Throughout the negotiation process you should ensure complete transparency, be as clear as possible with any information provided in order to avoid misunderstandings that can have a negative impact.
This should begin with your offer letter which should outline several key criteria:
The offered price
Duration of the offer with a time limit
Proposed payment terms
Time for completion
What is to be included in the sale and whether it is subject to some contingency e.g. is the purchase subject to some repairs being carried out or to the approval of your mortgage application, or the inclusion of some furniture, etc.
An often neglected point, that all machinery equipment and installations should be in working order
When making an offer its best to adhere to some basic guidelines.
Research the true current market value of the property.
Make a reasonable offer. It's important to know how much the property is worth and not just what you want to pay.
It is likely that the seller will not respond if the offer is too low as he may not take you seriously and will be reluctant to give a counteroffer.
If possible, find out if the seller has turned down other offers.
Only ever give a rock bottom bid if you are aware that the seller is open to them.
Good psychology dictates that you should leave room to improve an initial offer. However, if you believe your offer is realistic and perhaps have a second choice in mind, it can be a wise strategy to let the seller know that if he doesn't accept your offer, you will be offering on another property before considering any counteroffer from him.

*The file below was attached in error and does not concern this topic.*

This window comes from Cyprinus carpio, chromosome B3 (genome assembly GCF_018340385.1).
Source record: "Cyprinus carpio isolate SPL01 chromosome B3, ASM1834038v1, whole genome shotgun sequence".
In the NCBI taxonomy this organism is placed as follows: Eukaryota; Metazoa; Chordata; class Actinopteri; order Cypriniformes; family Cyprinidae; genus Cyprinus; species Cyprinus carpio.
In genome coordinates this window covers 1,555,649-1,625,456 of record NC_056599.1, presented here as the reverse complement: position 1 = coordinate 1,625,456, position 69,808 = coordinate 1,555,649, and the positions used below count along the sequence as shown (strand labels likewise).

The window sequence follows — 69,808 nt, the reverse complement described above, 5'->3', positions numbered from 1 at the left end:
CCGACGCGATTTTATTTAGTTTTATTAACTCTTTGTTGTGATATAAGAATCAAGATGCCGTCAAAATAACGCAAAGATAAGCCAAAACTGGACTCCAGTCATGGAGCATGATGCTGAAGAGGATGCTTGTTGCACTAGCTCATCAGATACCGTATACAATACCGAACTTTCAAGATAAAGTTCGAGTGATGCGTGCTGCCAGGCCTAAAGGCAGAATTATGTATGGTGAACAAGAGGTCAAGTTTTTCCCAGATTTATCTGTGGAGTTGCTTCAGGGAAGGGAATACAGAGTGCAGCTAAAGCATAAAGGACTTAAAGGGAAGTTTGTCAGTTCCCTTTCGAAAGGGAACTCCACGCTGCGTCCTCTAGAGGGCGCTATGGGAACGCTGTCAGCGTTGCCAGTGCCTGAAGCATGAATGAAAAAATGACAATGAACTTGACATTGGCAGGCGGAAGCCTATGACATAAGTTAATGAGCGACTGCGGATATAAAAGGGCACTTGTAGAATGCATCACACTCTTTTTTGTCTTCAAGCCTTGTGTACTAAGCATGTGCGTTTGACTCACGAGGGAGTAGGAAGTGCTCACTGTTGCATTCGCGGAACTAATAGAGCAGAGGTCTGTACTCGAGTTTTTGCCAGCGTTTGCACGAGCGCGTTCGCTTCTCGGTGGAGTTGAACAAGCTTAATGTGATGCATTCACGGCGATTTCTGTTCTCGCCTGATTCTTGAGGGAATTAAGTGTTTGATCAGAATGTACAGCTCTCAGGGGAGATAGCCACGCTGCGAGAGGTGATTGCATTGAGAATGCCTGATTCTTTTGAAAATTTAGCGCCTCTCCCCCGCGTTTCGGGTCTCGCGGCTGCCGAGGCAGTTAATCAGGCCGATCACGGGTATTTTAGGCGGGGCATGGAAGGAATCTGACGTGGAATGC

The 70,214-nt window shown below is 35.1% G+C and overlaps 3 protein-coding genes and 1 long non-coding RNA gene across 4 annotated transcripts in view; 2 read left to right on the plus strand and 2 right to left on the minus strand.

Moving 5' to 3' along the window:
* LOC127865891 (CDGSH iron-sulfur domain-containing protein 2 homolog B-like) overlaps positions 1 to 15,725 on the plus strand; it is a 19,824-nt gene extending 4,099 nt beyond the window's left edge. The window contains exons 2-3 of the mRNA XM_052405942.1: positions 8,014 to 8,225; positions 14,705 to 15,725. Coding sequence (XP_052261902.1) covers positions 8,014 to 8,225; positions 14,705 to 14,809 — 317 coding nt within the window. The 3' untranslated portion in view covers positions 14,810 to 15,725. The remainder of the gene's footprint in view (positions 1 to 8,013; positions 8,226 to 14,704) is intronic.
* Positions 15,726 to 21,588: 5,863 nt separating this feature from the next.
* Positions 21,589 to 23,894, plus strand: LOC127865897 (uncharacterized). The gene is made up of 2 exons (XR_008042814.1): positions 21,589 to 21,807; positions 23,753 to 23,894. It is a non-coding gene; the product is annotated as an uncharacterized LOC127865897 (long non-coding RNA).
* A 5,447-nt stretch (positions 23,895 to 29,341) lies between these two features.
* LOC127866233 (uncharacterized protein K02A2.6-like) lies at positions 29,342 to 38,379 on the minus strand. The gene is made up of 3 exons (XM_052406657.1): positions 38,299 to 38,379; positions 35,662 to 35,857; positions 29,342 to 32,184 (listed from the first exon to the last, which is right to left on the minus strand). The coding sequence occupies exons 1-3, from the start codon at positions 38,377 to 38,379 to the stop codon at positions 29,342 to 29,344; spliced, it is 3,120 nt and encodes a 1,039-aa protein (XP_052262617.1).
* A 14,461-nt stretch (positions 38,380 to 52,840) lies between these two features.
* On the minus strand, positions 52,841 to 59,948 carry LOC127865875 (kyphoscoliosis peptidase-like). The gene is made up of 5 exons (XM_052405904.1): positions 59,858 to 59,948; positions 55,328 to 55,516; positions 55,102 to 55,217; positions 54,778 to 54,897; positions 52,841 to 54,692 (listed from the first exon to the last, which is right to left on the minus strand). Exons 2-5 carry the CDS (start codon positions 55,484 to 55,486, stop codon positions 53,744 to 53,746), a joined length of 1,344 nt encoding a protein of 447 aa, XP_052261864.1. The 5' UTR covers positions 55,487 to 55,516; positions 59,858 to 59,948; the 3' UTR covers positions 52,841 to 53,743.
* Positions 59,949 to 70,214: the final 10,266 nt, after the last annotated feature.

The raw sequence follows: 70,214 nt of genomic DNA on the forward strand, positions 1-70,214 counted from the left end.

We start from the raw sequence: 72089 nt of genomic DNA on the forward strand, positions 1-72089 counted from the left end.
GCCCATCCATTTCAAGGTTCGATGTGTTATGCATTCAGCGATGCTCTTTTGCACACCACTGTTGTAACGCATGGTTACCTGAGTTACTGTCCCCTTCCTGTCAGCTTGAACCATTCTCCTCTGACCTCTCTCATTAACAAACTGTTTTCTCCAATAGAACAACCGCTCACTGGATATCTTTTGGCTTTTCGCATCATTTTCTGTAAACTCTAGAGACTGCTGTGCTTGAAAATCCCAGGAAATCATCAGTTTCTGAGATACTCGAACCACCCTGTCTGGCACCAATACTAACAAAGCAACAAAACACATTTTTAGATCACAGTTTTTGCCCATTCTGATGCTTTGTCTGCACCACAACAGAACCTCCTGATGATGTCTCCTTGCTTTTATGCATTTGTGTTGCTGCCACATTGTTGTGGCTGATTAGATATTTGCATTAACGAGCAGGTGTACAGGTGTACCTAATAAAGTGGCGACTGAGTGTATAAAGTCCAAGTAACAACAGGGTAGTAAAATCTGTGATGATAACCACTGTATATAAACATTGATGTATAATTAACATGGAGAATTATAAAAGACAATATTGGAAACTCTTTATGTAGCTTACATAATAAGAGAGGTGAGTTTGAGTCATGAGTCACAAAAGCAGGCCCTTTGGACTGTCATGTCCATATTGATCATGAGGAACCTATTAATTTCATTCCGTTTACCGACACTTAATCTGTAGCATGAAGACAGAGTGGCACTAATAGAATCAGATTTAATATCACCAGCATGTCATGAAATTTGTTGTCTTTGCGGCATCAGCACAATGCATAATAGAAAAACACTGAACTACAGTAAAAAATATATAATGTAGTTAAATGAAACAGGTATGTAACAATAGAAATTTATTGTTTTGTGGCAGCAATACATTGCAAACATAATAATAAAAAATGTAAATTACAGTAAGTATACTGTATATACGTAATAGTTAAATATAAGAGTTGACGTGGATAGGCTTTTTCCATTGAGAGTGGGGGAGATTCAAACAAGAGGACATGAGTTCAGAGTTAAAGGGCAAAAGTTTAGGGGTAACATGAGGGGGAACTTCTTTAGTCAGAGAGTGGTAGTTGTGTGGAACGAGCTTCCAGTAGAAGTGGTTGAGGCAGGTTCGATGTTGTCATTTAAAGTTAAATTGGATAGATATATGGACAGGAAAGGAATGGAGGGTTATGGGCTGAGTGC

If the seller is present during your visits to the property avoid giving your personal opinion about the property
Try to get all your negotiating points together at one time rather than negotiate piecemeal: this saves time and often, unpleasant surprises.
If furniture or fixtures are included as part of the sale, then its best to propose your offer “as seen” less personal items in order to avoid discussions over particular items. An inventory will form part of the private purchase contract. Permanent attachments are generally included but make sure that they are part of the sale.
Ensure via your lawyer who will pay the municipal tax of “plusvalia”. Although by law it is a tax paid by the seller, it is sometimes the case that the buyer pays it.